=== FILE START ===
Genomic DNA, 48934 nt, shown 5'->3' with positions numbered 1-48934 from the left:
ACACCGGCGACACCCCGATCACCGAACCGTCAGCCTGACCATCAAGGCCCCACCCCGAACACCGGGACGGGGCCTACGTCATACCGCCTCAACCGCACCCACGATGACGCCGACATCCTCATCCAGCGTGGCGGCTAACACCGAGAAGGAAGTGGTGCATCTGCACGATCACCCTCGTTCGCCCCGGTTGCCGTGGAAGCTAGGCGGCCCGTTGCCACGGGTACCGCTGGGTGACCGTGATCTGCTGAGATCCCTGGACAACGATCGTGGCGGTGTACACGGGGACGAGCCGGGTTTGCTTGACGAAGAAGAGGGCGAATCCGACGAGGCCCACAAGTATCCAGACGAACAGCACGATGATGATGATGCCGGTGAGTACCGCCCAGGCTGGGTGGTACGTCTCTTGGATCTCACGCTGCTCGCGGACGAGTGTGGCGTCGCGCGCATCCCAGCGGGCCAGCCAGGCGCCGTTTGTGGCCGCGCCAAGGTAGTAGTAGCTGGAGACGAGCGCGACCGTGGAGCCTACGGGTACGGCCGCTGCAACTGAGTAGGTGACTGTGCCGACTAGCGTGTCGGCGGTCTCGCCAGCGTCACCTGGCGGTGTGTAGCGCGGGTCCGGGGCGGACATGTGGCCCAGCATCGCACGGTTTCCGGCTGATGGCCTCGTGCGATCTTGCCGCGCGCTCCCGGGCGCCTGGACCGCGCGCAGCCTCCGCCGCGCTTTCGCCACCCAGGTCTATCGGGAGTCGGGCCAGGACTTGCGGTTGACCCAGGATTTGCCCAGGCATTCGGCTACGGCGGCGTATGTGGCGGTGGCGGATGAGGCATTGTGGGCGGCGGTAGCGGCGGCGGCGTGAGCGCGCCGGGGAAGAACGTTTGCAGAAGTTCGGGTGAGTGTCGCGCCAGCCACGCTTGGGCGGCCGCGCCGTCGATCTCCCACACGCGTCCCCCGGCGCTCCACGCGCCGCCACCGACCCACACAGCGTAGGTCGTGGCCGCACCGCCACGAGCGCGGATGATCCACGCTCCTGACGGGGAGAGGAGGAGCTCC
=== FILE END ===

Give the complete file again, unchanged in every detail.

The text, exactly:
Genomic DNA, 48934 nt, shown 5'->3' with positions numbered 1-48934 from the left:
ACACCGGCGACACCCCGATCACCGAACCGTCAGCCTGACCATCAAGGCCCCACCCCGAACACCGGGACGGGGCCTACGTCATACCGCCTCAACCGCACCCACGATGACGCCGACATCCTCATCCAGCGTGGCGGCTAACACCGAGAAGGAAGTGGTGCATCTGCACGATCACCCTCGTTCGCCCCGGTTGCCGTGGAAGCTAGGCGGCCCGTTGCCACGGGTACCGCTGGGTGACCGTGATCTGCTGAGATCCCTGGACAACGATCGTGGCGGTGTACACGGGGACGAGCCGGGTTTGCTTGACGAAGAAGAGGGCGAATCCGACGAGGCCCACAAGTATCCAGACGAACAGCACGATGATGATGATGCCGGTGAGTACCGCCCAGGCTGGGTGGTACGTCTCTTGGATCTCACGCTGCTCGCGGACGAGTGTGGCGTCGCGCGCATCCCAGCGGGCCAGCCAGGCGCCGTTTGTGGCCGCGCCAAGGTAGTAGTAGCTGGAGACGAGCGCGACCGTGGAGCCTACGGGTACGGCCGCTGCAACTGAGTAGGTGACTGTGCCGACTAGCGTGTCGGCGGTCTCGCCAGCGTCACCTGGCGGTGTGTAGCGCGGGTCCGGGGCGGACATGTGGCCCAGCATCGCACGGTTTCCGGCTGATGGCCTCGTGCGATCTTGCCGCGCGCTCCCGGGCGCCTGGACCGCGCGCAGCCTCCGCCGCGCTTTCGCCACCCAGGTCTATCGGGAGTCGGGCCAGGACTTGCGGTTGACCCAGGATTTGCCCAGGCATTCGGCTACGGCGGCGTATGTGGCGGTGGCGGATGAGGCATTGTGGGCGGCGGTAGCGGCGGCGGCGTGAGCGCGCCGGGGAAGAACGTTTGCAGAAGTTCGGGTGAGTGTCGCGCCAGCCACGCTTGGGCGGCCGCGCCGTCGATCTCCCACACGCGTCCCCCGGCGCTCCACGCGCCGCCACCGACCCACACAGCGTAGGTCGTGGCCGCACCGCCACGAGCGCGGATGATCCACGCTCCTGACGGGGAGAGGAGGAGCTCC